Don’t let your uninterruptible power supply (UPS) battery run out — here’s how to keep your battery running as long as possible.
- An uninterruptible power supply (UPS) battery has a limited lifespan.
- Ambient temperature and other factors can impact how long a UPS battery runs.
- Regular monitoring of a UPS battery ensures you can identify any performance issues before they get out of hand.
- With a proactive approach to UPS battery maintenance, you can maximize your battery’s lifespan.
A UPS, aka a battery backup, can keep your business running if the power goes out. In doing so, it protects your computers, servers, and other essential equipment against power disruptions, albeit for a limited amount of time.
How long your UPS runs is predicated on its battery. If you do your part to manage and maintain the system’s battery, you can extend its lifespan.
How long will a UPS battery last?
The length of time that a UPS battery lasts varies based on several factors, including:
1. Ambient temperature
The typical rated capacity of a UPS battery is based on the ambient operating temperature of 77°F (25°C). Any deviation from this temperature can affect the battery’s performance and lifespan.
Upon installation of a UPS, the system’s battery has a 100% rated capacity. Each time the battery gets used, though, the capacity declines. This is due to the battery’s “discharge cycle.”
In a power outage, a UPS uses battery power to keep the electricity going. Once utility power is restored or a move to generator power is completed, the system’s battery starts to recharge for future use. Each time the battery loses power and has to be recharged, its capacity declines.
Reduction in UPS battery capacity depends on the length and depth of the discharge cycle. Ultimately, each time you use your system, you lower its battery capacity.
3. Battery chemistry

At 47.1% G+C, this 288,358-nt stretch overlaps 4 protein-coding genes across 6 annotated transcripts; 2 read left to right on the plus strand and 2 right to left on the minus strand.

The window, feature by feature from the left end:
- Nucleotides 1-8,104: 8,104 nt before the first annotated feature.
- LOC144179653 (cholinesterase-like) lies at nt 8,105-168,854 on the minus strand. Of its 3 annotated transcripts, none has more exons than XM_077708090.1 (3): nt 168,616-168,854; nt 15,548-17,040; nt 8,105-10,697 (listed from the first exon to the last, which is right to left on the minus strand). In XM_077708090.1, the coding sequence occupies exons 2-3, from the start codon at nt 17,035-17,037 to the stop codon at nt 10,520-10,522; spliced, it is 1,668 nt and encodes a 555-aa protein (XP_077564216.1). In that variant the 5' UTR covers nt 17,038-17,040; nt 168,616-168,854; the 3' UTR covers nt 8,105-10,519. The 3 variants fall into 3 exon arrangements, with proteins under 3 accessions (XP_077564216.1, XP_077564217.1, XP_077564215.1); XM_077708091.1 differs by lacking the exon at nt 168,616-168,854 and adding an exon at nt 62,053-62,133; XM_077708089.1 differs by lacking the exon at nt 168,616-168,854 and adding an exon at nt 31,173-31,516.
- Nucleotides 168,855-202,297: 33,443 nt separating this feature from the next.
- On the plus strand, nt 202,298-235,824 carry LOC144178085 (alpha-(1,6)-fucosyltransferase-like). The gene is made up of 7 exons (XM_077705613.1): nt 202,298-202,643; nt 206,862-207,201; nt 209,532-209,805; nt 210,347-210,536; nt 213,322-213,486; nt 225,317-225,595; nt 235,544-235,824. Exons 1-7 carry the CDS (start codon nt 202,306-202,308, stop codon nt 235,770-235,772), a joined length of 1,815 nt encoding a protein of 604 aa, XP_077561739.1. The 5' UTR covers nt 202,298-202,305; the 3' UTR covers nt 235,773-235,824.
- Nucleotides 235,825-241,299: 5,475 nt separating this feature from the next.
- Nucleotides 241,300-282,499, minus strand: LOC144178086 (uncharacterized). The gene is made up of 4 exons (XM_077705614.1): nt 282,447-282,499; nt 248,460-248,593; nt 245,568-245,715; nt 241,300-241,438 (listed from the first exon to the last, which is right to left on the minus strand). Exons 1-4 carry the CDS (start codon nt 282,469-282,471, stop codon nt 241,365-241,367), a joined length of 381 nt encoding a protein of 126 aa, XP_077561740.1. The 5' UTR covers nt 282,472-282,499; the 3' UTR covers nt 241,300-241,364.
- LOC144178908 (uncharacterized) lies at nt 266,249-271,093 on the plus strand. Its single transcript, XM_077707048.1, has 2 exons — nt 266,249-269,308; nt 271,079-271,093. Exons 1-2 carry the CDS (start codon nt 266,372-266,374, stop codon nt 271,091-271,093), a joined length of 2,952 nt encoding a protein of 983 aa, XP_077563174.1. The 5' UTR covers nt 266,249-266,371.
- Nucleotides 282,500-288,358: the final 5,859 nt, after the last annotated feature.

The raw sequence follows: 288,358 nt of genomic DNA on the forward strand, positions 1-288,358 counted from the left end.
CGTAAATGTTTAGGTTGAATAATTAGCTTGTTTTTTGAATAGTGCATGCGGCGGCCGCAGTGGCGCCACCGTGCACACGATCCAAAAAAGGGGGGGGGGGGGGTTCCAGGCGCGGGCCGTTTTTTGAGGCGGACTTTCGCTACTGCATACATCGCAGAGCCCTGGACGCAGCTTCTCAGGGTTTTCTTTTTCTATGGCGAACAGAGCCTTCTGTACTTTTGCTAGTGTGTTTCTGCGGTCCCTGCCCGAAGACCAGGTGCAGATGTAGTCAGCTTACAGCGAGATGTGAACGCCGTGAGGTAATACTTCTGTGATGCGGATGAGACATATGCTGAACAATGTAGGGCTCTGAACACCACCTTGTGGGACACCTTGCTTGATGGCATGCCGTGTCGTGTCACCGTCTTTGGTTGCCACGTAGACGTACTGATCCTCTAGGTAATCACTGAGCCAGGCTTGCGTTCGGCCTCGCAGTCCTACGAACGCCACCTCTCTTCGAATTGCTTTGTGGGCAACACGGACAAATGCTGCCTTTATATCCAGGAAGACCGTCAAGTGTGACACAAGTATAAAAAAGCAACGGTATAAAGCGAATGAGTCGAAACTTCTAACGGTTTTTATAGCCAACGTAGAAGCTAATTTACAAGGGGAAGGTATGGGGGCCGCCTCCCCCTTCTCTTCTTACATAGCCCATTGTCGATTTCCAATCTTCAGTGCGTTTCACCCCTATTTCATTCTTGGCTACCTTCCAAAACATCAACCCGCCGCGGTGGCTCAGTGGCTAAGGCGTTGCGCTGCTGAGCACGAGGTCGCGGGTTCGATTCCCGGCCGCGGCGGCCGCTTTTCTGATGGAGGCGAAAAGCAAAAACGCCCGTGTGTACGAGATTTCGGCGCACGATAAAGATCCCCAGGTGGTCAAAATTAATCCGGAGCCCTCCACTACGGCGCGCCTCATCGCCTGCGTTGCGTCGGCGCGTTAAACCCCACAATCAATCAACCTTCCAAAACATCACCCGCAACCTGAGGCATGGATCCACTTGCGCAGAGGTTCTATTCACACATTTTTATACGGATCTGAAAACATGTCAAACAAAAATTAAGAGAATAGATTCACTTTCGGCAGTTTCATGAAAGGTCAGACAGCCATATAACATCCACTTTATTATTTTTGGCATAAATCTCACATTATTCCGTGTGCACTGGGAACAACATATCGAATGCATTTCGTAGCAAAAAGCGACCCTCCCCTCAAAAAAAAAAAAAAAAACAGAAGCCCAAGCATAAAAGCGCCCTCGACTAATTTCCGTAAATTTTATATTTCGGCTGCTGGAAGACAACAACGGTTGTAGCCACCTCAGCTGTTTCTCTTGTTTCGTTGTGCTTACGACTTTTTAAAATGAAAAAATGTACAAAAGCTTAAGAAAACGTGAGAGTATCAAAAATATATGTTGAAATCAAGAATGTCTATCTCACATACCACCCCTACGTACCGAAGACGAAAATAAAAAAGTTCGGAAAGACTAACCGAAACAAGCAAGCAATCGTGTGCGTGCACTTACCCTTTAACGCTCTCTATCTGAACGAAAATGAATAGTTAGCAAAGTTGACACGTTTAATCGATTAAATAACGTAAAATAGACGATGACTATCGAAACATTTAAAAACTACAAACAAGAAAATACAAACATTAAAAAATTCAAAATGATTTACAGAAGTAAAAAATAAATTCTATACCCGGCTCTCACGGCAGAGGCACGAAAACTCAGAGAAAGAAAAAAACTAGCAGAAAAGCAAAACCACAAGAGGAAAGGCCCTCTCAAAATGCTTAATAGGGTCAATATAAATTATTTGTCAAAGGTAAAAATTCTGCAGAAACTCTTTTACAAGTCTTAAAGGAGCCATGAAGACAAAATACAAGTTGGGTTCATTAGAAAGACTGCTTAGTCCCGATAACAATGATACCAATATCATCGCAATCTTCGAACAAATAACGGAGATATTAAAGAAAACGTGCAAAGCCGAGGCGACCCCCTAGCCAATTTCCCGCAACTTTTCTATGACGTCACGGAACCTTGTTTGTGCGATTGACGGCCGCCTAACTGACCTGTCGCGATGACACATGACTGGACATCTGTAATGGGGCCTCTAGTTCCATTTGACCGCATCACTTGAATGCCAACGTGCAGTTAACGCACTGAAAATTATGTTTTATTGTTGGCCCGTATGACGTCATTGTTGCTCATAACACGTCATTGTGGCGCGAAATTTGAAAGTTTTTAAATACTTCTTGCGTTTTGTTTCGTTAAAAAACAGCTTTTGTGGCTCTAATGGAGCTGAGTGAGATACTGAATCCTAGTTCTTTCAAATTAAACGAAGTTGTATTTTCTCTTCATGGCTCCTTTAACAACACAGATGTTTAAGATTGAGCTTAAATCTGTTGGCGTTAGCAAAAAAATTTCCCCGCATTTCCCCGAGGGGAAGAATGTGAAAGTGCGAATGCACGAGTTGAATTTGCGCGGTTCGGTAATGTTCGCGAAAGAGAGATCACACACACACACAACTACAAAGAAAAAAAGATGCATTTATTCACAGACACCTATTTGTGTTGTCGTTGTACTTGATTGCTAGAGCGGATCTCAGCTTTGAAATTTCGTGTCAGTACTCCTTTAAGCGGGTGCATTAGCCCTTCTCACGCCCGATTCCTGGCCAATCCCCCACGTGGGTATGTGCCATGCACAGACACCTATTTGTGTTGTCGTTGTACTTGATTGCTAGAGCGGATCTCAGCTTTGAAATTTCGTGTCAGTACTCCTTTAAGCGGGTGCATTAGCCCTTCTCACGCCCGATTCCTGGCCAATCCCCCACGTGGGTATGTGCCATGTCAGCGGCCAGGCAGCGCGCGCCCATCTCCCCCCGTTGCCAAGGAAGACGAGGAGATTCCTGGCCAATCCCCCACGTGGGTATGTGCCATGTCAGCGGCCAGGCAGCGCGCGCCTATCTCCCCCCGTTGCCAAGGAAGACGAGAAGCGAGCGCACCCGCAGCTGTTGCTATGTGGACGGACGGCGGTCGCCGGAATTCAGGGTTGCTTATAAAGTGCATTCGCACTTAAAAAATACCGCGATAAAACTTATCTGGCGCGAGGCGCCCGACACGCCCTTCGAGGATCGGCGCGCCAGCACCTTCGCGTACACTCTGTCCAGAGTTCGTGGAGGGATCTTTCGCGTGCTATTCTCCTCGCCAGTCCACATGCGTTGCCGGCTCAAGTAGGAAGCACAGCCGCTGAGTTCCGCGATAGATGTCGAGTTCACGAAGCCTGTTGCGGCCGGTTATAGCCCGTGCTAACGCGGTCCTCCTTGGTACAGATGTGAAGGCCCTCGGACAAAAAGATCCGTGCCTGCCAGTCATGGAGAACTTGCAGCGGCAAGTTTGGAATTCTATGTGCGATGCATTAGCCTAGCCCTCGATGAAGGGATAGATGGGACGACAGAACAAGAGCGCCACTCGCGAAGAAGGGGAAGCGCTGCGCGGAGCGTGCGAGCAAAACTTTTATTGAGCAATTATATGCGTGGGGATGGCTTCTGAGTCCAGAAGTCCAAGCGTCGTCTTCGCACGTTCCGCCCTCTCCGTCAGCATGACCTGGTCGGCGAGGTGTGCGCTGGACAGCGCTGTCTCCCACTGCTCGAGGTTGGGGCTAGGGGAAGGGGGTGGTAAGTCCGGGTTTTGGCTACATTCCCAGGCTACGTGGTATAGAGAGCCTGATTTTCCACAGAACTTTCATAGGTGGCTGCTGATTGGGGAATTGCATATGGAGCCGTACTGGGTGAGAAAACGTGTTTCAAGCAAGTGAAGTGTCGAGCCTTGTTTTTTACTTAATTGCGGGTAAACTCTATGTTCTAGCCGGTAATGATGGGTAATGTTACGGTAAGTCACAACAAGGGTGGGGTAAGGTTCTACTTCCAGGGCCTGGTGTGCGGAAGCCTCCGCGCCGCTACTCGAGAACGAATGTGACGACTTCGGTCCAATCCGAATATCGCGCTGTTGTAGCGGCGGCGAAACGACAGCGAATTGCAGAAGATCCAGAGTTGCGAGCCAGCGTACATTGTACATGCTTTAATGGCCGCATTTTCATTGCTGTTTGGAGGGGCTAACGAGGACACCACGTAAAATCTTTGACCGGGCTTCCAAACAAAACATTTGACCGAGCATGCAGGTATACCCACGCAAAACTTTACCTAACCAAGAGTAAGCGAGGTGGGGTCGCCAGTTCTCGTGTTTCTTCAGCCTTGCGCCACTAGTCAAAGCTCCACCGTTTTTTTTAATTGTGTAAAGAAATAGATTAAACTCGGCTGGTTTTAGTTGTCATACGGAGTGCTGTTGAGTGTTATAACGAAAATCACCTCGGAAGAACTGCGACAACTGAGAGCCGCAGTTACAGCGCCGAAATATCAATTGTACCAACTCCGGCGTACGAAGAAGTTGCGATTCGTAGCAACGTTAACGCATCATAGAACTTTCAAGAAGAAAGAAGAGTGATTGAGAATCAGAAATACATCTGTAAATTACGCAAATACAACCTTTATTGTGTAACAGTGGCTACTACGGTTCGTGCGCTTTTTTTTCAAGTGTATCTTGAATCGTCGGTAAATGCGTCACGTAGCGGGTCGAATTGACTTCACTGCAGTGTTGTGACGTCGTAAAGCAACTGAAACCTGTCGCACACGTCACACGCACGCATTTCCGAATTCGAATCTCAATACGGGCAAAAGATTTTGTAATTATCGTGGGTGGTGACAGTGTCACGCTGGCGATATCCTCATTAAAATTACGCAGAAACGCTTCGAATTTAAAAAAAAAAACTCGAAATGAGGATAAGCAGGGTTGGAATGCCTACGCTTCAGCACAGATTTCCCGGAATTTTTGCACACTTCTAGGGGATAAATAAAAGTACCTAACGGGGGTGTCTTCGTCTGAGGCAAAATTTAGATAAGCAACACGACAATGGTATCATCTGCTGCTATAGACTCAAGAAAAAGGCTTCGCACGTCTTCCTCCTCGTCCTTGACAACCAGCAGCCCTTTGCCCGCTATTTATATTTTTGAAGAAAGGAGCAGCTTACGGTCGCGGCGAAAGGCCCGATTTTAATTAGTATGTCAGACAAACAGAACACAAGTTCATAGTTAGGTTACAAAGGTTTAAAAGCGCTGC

Three main types of batteries are used in UPS systems:
- Nickel-cadmium (NiCd)
- Lead-acid (LA)
- Lithium-ion (Li-Ion)
Each battery type has pros and cons, and the chemical composition can impact its ability to store and deliver power over time.
NiCd batteries are generally designed to last about 20 years and have a high cycle life and tolerance to extensive discharges. However, they tend to be more expensive than LA batteries. NiCd batteries also contain toxic materials, so it can be costly to dispose of them once they reach their end of life.
Comparatively, valve-regulated and open-vented LA batteries are economical options for a UPS. Valve-regulated LA batteries usually perform for up to 10 years, while open-vented options may last twice as long. Yet, LA batteries tend to be heavier than other battery options. They require more time, energy, and resources to maintain than NiCD and Li-Ion options as well.
Li-Ion batteries are small, lightweight, and offer better reliability than NiCd and LA options. They may require a higher upfront cost than NiCd and LA batteries, but Li-Ion batteries also require less maintenance.
It helps to learn as much as you can about different battery options before you set up a UPS. This allows you to determine which type of battery can deliver the best ROI based on your business requirements.
There’s a lot to consider when you select a UPS. In addition to the aforementioned system battery factors, you need to think about system maintenance. That way, you can make a plan to properly maintain your system’s battery now and in the future.
3 UPS battery maintenance tips you need to know
Maintenance is paramount, regardless of the UPS system you choose or the battery it uses. With a clear understanding of system battery maintenance, you’re well-equipped to guard against system issues. Plus, you can identify and address battery problems before they escalate. Best of all, you’ll be able to get the most value out of your system.
Now, let’s look at three things you can do to maintain a UPS battery.
1. Install your system in a cool, dry location
Keep your UPS away from open windows or high-moisture areas. Also, maintain at least 2 in. of space on each side of your system for proper airflow. Perform regular monitoring of the ambient temperature where your system is set up, too.
2. Recharge your battery within 48 hours of discharge
Perform a full recharge of your UPS battery within 48 hours of discharge to prevent long-term damage. Do not overcharge or excessively discharge your battery, either, as doing so can reduce its lifespan.
3. Use a battery monitoring device
Pick up a monitoring device, so you can continuously track your UPS battery’s performance. The device lets you monitor changes in voltage, ambient temperature, and other battery performance factors.
When it comes to UPS battery maintenance, it pays to be proactive. Using the aforementioned tips will help you maximize the lifespan and performance of your system’s battery. But even those who work diligently to maintain their UPS may need extra help as they try to get the best results out of their system.
If you need additional help with your UPS, the Universal Electrical team can provide assistance. UES has commercial electrical services experts on staff who can help you install a UPS and keep it running at peak levels. To learn more, please contact us today.